I absolutely adore each and every track, and each time i listen to this recording, i fall in love with them all again.
It's simply the best thing ever recorded. nuff said.
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34 of 37 people found the following review helpful
5.0 out of 5 stars Stunning masterpiece of british rock music, 1 Feb 2001
By A Customer
This review is from: Quadrophenia (Audio CD)
Well, my hair (what's left of it) isn't cut neat and my war-time coat hasn't seen the wind and sleet in many a year but I still can't put this album down. This 'rock opera' follows on from Tommy in the way of telling a story. It leaves Tommy well-behind in the overall scheme of things though. Whereas Tommy was an acid trip, Quadrophenia is 'real'. In the lyrics you can taste the egg and chips in the dodgy sea-side cafe, feel the pain of the guy desperately trying to fit in and his hopelessness of the situation. Well, that's the idea anyway. What you REALLY get are masterful performances from one of the most underrated bands in the world. Soaring guitars, a bass to die for, vocals that range with the best ever and sublime drumming; forget Moon-the-Loon, this is rock drumming at its finest, timing and delicacy meshed in with the power required to push this whole project along. What the hell is 'quadrophenia' anyway....who cares!. This album is a wonderful insight into truly GREAT British rock music. Forget the play on 4 'themes.....listen instead to the power of the music. Oh, and don't forget to taste the egg and chips!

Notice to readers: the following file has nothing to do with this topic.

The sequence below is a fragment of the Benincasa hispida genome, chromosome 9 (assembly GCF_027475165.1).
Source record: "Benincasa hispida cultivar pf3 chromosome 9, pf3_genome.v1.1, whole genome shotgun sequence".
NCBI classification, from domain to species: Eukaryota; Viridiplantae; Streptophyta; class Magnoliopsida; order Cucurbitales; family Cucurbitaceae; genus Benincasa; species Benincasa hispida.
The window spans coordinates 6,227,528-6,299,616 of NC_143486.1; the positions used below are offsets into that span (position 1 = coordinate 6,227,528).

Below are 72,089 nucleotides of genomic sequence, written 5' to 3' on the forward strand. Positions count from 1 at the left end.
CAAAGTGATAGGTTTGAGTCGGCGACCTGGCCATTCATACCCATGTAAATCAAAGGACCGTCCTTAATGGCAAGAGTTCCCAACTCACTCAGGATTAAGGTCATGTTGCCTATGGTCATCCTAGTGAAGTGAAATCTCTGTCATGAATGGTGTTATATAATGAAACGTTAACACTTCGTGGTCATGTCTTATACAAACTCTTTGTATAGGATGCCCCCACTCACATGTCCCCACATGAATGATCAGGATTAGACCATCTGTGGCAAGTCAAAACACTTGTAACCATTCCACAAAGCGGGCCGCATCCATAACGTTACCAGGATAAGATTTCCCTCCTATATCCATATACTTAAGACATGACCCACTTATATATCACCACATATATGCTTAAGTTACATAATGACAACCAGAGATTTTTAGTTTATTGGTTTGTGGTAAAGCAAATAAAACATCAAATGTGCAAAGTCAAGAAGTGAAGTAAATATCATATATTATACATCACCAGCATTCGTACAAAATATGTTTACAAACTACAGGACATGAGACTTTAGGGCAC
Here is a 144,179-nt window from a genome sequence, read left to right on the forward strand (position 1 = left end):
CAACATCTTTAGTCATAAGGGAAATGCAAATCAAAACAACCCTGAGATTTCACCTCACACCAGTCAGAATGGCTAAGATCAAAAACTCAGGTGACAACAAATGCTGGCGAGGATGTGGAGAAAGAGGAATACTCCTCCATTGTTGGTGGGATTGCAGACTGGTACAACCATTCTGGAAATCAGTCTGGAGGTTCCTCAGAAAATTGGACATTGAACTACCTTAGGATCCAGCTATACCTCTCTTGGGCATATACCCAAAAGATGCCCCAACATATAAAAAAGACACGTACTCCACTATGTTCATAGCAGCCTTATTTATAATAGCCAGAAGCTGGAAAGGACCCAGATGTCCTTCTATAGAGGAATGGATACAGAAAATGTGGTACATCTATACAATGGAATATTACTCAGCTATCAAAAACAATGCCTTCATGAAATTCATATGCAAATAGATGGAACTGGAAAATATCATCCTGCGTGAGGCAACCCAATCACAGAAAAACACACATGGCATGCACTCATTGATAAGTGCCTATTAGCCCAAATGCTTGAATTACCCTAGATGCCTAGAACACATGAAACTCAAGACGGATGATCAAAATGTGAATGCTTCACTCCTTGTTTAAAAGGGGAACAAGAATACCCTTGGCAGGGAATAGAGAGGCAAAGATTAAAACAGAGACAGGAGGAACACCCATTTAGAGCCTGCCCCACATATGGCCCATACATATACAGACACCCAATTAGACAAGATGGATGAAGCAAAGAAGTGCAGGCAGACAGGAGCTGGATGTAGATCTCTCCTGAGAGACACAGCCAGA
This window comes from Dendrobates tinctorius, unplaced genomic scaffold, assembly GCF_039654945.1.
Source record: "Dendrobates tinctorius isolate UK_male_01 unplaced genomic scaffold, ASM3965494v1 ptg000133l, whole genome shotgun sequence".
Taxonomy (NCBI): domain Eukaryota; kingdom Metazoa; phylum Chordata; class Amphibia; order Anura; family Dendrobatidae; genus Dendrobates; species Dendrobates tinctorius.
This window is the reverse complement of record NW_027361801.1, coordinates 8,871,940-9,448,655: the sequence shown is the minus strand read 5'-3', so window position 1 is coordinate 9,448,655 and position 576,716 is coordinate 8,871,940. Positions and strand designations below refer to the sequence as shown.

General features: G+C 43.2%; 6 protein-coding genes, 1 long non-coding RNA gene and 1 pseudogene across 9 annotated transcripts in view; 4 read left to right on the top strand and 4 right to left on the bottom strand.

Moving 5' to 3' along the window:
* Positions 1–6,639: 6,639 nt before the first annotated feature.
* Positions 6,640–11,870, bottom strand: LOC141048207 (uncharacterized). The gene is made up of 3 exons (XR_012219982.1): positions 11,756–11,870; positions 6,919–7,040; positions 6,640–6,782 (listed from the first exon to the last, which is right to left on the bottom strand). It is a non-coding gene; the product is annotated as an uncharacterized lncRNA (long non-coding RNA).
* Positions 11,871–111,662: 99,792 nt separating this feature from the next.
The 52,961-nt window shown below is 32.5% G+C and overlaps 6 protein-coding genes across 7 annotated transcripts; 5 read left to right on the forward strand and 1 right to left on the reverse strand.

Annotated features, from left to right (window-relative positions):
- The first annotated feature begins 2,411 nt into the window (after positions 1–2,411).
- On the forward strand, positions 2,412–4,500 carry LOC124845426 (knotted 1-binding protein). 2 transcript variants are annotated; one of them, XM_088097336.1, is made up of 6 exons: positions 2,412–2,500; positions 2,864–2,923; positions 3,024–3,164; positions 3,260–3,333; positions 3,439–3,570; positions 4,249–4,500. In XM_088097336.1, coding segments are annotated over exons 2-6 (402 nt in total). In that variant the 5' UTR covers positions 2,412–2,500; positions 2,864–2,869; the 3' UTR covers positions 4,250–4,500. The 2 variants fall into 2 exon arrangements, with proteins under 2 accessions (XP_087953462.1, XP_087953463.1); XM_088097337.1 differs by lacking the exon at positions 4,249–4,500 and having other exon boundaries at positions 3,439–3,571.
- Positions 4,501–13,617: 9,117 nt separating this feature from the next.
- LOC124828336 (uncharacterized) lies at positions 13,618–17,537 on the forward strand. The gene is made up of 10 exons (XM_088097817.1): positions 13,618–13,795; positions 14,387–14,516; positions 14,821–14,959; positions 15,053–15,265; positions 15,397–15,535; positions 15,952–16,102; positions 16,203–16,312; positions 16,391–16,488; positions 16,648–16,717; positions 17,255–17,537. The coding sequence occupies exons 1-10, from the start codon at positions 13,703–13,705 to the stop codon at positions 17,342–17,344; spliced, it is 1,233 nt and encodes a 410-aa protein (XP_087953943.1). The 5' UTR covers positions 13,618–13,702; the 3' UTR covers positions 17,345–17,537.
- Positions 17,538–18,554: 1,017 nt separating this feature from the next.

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23 of 25 people found the following review helpful
4.0 out of 5 stars Remixed not Remastered, 9 Mar 2007
This review is from: Quadrophenia (Audio CD)
I had the original vinyl pressing of this work of art, and unless my music system is playing tricks on me, I have to question where some of the instruments have gone? Most noticed is the lack of the piano on the track "I'm One" - this is just for starters, The whole CD album just sounds so different (not better) to the vinyl version. This is the reason I've given it four stars when I should be giving it five. This is no fault of the artistes it's some meddler thinking he/she can change things for the better. Something like that new Beatles compilation with George Martin & Son. With Quadrophenia I expected the original sound but cleaner without the static and scratches of vinyl, but sounds are definitely missing. Anyone else care to comment?
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13 of 14 people found the following review helpful
3.0 out of 5 stars Spoilt in the lab, 13 Aug 2008
This review is from: Quadrophenia (Audio CD)
This is a superlative album - but the sound HAS been altered!!! Not only have bits of music gone awol/been rearranged, but at least some of the vocals seem to have been "re-sung". There is a definitely more melodious tone to Pete's and even Roger's vocals, where on the vinyl you could feel the raw anger/emotion. For me, this has hugely spoilt my absolutely favourite album, to the extent that I now don't want to listen to it, as virtually every note and sound of the original tracks have been imprinted on my brainbox, after 30 years of listening. Guess I'll just have to find an old vinyl record...
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11 of 12 people found the following review helpful
5.0 out of 5 stars Mod Masterpiece, 17 Jun 2002